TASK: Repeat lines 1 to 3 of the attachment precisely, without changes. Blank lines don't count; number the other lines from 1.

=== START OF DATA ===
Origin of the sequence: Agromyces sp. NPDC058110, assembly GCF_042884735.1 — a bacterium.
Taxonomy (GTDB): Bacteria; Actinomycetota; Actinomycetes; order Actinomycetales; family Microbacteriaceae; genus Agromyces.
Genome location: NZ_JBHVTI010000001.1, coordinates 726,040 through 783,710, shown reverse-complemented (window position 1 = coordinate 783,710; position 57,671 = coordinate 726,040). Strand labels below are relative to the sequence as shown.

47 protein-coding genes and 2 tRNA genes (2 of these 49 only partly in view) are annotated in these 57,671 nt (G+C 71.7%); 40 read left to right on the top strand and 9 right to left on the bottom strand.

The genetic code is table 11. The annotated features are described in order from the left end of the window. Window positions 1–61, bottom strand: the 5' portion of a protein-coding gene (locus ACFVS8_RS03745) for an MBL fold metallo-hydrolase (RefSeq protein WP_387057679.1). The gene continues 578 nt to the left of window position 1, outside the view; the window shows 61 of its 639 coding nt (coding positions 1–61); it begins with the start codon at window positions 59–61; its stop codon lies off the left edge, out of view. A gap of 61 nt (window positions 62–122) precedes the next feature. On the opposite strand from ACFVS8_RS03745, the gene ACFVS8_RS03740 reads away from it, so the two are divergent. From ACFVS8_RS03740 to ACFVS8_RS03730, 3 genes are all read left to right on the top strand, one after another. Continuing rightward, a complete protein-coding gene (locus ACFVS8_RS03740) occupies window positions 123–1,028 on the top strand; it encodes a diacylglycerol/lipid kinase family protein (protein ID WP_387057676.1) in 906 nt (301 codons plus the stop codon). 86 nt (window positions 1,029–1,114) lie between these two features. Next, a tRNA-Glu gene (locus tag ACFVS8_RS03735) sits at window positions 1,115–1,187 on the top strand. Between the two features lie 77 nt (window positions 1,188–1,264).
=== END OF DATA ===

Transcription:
Origin of the sequence: Agromyces sp. NPDC058110, assembly GCF_042884735.1 — a bacterium.
Taxonomy (GTDB): Bacteria; Actinomycetota; Actinomycetes; order Actinomycetales; family Microbacteriaceae; genus Agromyces.
Genome location: NZ_JBHVTI010000001.1, coordinates 726,040 through 783,710, shown reverse-complemented (window position 1 = coordinate 783,710; position 57,671 = coordinate 726,040). Strand labels below are relative to the sequence as shown.